Los Angeles resident Russell Tims, still euphoric from this month's overturning of California's controversial bill banning same-sex marriage, proposed to his partner on the Jumbotron during Sunday afternoon's Dodgers game. His proposal was summarily rejected, leaving Tims red-faced and humiliated in front of 44,000 fans.
"It was totally spontaneous and out of character for me," said Tims, 36, of Westwood. "But this has been such an inspiring month, and we were having a fun time at the game, so I just went for it. In retrospect, it was a really dumb idea."
Tims says his (now) ex-partner, Paul, had no idea the proposal was coming and, in fact, the two had never even discussed the idea of marriage before. "We had actually only been together for, like, a month. Things were going pretty good between us, but the baseball game was only our third date."
That didn't stop Tims from getting up from his seat during the second inning (he told Paul he "was going to get some beers") and informing an usher of his plan. The usher said he "would see what he could do," and Tims returned to his seat. "When I got back, Paul said to me, 'weren't you going to get beer?' And I remember thinking, 'uh oh, he's totally on to me!' Of course, I now see how ridiculous that was."
Three innings later, the usher walked by Tims's seat and gave him a subtle nod. "I thought my heart was going to beat out of my chest, I was so excited," recalls Tims. Sure enough, as soon as the top of the fifth ended, Tims looked up to see both he and Paul on the Jumbotron, while the P.A. announcer asked the crowd to "turn their attention to the big screen, as Russell has something he would like to ask Paul."
"So I dropped to one knee, took Paul's hand, and asked him if he would do me the honor of being my husband. It was so stupid I didn't even have a ring. But the crowd was standing and cheering by that point, so I didn't even care."
Needless to say, Paul's reaction was not what Tims was hoping for. "He looked at me, just stunned, and said, and I'll never forget this, 'are you fucking kidding me?' I told him that I wasn't. And he said to me, 'I barely know you.' It was at that point I realized what a huge mistake I had just made."
Paul immediately got up from his seat and disappeared up the aisle, leaving Tims alone, kneeling, and completely dejected. "Imagine getting a bucket of cold water poured on you while getting punched in the stomach while having your pants pulled down in front of a stadium full of people. That's basically how I felt."
Tims says he and Paul haven't spoken since the incident, which he regrets, but that it is "probably for the best." And in any event, he says he has learned a valuable lesson. "Don't propose to a relative stranger on a whim. And if you must, for the love of God, don't do it in front of tens of thousands of people."
An appeal from the decision overturning Proposition 8 is set to be heard by the Ninth Circuit Court of Appeals this coming December.
On the heels of the news that Lebron James would be switching numbers beginning next season, Memphis Grizzlies forward Rudy Gay has filed the requisite paperwork to change the name on the back of his jersey. As is the case with James's decision, the move is widely speculated to be a marketing ploy.
Despite a high-profile college career at UConn and a productive four-year NBA career, Gay ranked second-to-last in jersey sales last year, with only three being sold: one to a gay Grizzlies fan, one to a Memphis college student who was drunk, and one to Grizzlies equipment manger Scott Fiore who misplaced Gay's real jersey before a game last year against the Sixers.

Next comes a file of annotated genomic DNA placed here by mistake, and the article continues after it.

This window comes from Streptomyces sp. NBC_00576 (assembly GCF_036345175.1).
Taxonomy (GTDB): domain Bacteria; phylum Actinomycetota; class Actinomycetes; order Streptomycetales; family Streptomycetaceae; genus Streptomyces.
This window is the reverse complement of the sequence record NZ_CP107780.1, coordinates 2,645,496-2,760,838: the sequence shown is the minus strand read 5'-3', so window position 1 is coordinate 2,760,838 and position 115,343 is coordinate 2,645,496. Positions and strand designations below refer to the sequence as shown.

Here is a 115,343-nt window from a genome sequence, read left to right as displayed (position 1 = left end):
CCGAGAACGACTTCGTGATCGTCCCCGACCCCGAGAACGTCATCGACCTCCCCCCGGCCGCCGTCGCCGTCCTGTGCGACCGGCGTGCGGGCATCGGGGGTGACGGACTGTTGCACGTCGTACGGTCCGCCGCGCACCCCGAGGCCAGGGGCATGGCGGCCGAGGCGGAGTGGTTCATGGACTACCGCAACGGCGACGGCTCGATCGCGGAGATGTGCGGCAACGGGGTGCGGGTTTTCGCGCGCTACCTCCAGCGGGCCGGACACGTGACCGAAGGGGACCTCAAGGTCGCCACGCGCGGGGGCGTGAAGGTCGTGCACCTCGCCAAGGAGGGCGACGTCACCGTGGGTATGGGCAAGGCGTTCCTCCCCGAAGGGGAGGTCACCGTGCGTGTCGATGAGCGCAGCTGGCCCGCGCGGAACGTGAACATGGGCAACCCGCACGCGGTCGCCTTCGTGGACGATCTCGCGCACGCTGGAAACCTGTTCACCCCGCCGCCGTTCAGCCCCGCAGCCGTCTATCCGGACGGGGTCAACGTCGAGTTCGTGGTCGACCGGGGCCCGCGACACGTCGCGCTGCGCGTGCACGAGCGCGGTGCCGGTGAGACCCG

"It was really embarrassing for me to have to do that," said Fiore. "Not losing his real jersey. That happens from time to time. But going up to our team store and actually purchasing it. I said I wanted a number 22 jersey, just trying to get in and get out without getting noticed. But the sales lady was all like: 'You mean a GAY jersey? Really? A jersey with GAY on it? That's what you want? A GAY one. You want a GAY jersey, is that correct, sir? GAY?' Really loud so everyone could hear."
The NBA league office confirmed that Gay, whose jersey sales rank behind only Warriors reserve swingman Demarcus Longtaint, would be making a switch, but refused to disclose what the new name would be. A source within the Grizzlies organization stated on the condition of anonymity that Gay was deciding between "Pussyslayer", "Thundercock", and the Chinese character for virility.
Gay will unveil his new jersey name at a press conference this Friday, to be held at the Platinum Rose gentlemen's club in downtown Memphis.
Dan Nielsen of Lansing, Michigan was looking forward to the Vancouver Games more than most. And not just because he's a big sports fan. No, Dan was even more excited for the two-week reprieve from his roommate Greg's non-stop analysis of all things athletic.
"Greg and I watch sports all the time, mostly football and basketball," says Dan. "And while he's my boy and all that, the guy thinks he's a friggin' expert oneverything. He's always screaming at coaches about very specific play-calls or berating players for being out of position, like he knows what he's talking about. The guy just never shuts up."
But the Winter Games and its obscure sports would put an end to all that. Or so he thought.Dan says his delusion lasted approximately three skaters into the men's figure skating short program.
"All of a sudden, Greg says: 'The Korean totally blew that combo.' And I was like: 'Dude, what the fk? You've never even watched this sport before!'"
Dan says the problem only grew worse as the evening wore on.
"By the end of the night, he was saying things like, 'he's going to get a big deduction for that footwork' and 'this guy has no shot if he doesn't throw in a quad.' He was just parroting what the announcers had said ten minutes earlier. I mean, I heard them too, guy. Who does he think he's fooling?"
In the days since the figure skating event, Greg's "areas of expertise" have broadened to include bobsled, biathlon and skeleton.